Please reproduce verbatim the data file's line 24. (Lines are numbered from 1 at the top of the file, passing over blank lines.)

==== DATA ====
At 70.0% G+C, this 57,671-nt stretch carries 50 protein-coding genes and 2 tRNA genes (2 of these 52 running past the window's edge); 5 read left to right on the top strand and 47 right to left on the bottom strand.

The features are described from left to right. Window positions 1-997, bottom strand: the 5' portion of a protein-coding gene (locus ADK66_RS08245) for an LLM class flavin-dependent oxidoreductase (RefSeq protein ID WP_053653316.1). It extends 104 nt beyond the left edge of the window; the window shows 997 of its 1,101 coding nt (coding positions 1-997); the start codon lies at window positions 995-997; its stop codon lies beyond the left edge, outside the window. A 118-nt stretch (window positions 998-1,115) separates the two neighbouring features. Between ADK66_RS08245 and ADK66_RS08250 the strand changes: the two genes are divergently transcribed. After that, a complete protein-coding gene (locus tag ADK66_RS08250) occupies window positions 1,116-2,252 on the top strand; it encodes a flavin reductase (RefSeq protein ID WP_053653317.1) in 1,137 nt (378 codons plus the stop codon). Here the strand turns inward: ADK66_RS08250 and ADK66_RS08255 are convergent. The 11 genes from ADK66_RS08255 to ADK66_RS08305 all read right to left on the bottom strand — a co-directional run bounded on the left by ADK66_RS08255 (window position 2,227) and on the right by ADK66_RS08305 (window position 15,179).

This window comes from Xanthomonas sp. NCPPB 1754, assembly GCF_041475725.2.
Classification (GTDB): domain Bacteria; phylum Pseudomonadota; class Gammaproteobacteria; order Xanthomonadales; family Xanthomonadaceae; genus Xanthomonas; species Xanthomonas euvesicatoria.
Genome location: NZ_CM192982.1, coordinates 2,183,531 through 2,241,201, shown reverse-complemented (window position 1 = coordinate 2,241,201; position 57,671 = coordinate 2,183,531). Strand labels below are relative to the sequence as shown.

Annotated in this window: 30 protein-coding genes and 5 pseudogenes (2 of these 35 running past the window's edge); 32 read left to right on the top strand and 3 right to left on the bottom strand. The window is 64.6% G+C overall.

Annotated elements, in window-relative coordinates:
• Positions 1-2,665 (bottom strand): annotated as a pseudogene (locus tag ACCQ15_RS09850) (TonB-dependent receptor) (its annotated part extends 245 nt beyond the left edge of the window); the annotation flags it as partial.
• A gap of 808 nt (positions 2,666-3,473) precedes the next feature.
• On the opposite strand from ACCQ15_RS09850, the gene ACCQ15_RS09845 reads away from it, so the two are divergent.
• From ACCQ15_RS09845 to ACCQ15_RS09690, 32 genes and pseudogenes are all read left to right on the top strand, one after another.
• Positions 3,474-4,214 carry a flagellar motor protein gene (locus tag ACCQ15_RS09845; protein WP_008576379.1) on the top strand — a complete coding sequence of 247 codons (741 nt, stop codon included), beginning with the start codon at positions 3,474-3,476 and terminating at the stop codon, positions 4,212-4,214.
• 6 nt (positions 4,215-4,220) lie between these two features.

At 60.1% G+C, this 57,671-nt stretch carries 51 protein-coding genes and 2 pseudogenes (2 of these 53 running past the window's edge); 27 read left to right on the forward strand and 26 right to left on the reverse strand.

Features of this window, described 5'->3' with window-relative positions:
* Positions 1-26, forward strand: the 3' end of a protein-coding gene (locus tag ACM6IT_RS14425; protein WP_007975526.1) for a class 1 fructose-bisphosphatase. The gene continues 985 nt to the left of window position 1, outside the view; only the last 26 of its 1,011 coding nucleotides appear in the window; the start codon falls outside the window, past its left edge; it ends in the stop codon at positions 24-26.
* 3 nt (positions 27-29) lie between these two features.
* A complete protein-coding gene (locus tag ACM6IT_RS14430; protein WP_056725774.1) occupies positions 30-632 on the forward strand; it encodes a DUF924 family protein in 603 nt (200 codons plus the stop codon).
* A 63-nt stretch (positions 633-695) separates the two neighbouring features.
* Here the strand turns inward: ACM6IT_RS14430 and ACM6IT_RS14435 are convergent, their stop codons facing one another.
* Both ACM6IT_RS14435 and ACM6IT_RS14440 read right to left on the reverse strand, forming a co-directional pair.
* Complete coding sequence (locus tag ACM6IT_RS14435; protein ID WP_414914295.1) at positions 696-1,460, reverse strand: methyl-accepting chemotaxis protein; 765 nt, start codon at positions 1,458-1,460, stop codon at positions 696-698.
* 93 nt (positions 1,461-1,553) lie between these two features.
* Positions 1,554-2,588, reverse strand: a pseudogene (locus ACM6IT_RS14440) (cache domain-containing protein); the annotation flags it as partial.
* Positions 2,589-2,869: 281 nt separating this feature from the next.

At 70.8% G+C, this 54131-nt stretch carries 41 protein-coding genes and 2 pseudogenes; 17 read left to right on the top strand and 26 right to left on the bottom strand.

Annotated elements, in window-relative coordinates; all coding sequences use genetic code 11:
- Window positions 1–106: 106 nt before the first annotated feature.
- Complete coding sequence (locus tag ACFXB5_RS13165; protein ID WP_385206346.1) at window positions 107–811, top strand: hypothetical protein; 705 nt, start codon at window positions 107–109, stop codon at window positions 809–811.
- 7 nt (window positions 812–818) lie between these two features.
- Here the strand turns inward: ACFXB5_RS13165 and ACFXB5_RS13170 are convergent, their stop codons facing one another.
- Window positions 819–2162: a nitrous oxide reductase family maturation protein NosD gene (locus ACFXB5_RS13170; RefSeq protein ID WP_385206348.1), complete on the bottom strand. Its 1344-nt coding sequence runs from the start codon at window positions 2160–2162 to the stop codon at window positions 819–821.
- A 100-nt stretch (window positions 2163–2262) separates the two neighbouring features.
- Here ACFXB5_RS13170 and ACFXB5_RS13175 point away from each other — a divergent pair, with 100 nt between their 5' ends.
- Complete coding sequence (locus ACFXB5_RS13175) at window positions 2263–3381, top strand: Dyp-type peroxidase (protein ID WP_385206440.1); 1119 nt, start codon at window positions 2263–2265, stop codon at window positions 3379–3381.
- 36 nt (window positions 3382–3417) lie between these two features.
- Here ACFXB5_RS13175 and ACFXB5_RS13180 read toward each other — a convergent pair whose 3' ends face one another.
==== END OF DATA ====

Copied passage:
* Positions 1,554-2,588, reverse strand: a pseudogene (locus ACM6IT_RS14440) (cache domain-containing protein); the annotation flags it as partial.